9 December 2019
News from the herb field
News from the herb field: December
It's December and the herb field is looking a bit bare and naked. We’ve had some lovely cold frosty sunny mornings and a dry spell which has been very welcome as things were getting a bit soggy. Read on to hear more from the Herb Field Manager Sarah.
"The root harvesting has been going well, and there will be more to dig up in the new year. The roots are harvested in the autumn and winter months when all the aerial parts of the plants have died back and the energy and goodness is captured in the roots. We had a fantastic Elecampane root harvest this year of 220kg fresh weight - once dried it was 60kg!
After the Elder berry harvest the Elder trees were pruned to keep them at manageable heights for harvesting and in good health. We prune out any dead, dying or diseased branches and any crossing branches that are rubbing together which could cause wounds that might become infected and let pests and diseases in. We leave the seed heads for the birds over winter and the rest of the cutting back and pruning is done from February onwards. By making sure we don't cut everything back and leave some things a bit ‘messy’, it means we can provide a good habitat for overwintering beneficial insects and beetles.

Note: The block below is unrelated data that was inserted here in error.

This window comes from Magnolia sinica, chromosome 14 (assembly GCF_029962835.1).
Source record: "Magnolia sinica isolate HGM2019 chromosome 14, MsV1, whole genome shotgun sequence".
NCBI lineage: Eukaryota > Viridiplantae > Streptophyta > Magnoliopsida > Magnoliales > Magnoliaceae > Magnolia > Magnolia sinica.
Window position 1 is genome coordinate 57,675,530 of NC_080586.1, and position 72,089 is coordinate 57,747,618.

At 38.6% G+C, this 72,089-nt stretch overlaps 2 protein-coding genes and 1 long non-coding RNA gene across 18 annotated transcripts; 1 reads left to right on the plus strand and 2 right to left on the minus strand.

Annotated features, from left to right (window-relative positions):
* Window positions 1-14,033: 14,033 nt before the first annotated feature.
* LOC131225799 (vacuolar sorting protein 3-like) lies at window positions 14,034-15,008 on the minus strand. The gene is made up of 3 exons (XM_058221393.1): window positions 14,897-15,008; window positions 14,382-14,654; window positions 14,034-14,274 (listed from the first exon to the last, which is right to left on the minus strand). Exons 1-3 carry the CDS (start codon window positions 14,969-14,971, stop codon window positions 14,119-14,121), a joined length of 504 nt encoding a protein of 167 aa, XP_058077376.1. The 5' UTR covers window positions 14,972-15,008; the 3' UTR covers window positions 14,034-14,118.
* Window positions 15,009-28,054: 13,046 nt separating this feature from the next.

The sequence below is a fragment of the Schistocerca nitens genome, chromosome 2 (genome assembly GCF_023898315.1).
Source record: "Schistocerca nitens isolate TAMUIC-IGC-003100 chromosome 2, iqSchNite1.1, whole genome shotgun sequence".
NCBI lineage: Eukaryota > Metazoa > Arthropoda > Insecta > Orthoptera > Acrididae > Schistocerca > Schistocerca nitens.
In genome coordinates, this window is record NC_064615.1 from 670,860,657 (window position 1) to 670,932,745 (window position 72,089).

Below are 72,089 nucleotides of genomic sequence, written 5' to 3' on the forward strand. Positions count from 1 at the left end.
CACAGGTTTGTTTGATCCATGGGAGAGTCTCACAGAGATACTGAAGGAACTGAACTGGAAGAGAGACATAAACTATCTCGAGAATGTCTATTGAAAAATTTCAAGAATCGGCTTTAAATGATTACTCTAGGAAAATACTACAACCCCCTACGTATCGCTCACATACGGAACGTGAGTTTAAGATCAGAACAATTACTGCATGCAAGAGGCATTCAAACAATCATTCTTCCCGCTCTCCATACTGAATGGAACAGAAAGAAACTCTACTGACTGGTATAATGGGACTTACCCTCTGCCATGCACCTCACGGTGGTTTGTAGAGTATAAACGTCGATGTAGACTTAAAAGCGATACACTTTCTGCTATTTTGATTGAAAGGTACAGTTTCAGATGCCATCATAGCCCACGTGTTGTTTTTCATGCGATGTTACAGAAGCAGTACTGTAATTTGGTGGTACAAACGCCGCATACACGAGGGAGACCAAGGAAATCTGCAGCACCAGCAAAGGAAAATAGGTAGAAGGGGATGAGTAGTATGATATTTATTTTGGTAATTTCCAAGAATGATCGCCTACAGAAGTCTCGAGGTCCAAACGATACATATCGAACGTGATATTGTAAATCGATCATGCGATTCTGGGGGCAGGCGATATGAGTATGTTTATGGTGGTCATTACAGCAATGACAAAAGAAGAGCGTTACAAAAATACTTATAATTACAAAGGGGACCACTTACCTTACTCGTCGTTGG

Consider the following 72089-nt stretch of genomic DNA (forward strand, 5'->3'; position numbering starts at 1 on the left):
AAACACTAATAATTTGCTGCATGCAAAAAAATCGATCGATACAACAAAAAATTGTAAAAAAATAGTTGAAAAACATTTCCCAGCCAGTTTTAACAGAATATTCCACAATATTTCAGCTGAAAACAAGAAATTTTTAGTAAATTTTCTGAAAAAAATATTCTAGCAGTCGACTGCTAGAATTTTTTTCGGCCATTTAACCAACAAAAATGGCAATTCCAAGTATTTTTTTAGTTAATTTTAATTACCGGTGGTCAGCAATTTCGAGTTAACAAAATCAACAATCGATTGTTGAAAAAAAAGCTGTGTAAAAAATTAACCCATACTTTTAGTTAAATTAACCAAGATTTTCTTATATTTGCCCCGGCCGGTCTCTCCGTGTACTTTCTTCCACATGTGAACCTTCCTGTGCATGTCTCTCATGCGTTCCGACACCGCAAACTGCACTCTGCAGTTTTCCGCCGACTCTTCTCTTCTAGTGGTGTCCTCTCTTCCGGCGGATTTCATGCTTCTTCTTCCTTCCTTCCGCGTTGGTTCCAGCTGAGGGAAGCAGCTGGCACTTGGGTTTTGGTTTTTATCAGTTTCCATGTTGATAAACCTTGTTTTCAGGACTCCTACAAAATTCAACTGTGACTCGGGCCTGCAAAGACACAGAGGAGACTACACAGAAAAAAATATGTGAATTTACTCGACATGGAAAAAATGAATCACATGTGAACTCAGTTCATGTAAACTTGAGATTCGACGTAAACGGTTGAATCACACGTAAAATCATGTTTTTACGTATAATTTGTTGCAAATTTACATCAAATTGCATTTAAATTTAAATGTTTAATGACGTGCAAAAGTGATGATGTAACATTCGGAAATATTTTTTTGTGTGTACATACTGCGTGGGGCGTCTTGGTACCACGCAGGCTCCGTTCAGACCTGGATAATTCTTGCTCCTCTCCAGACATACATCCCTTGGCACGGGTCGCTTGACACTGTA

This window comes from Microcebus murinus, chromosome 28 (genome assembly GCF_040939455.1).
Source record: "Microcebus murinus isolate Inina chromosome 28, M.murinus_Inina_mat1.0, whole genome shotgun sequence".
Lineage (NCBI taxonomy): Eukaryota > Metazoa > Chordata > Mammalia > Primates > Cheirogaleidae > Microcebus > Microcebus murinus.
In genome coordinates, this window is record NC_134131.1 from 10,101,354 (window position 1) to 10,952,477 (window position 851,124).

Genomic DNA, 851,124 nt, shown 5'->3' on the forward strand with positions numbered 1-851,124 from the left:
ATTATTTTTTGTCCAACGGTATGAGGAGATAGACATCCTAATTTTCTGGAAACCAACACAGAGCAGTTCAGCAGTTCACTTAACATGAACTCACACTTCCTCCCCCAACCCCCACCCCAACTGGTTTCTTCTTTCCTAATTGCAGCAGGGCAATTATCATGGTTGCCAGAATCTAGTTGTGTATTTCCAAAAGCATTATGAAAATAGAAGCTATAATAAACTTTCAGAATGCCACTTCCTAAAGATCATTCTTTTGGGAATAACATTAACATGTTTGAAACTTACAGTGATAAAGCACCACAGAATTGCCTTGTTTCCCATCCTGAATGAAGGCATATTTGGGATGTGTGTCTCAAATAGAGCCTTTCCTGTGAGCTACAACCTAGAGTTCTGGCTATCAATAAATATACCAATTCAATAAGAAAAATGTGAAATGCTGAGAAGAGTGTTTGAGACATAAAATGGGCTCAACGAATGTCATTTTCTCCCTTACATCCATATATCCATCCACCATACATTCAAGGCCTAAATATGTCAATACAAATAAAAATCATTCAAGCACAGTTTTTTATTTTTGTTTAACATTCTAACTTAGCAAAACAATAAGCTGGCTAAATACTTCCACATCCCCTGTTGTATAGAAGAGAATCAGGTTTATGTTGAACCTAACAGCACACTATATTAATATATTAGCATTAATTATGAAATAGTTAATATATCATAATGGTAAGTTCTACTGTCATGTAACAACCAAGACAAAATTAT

We have also been doing some more Biodynamic preparations. BD500, the horn manure spray preparation, is applied in autumn and spring when the focus is on stimulating and sustaining the communities of micro-life in the soil. We apply this in the late afternoon after stirring for one hour. We have also added the compost preparations to our compost heap and covered it over - which will now be left until next year. The six compost preparations are each made from an herb: yarrow, chamomile, stinging nettle, oak bark, dandelion, and valerian. Five balls of soil are made and one preparation is put into each ball. Five holes are then made in the compost heap and the balls are dropped in and covered over. The Valerian comes as a liquid and this is sprayed over the compost heap before it is put to bed and left to compost down.
For now, the low winter sun is making the herb field a beautiful sight - when it's not raining, that is!"
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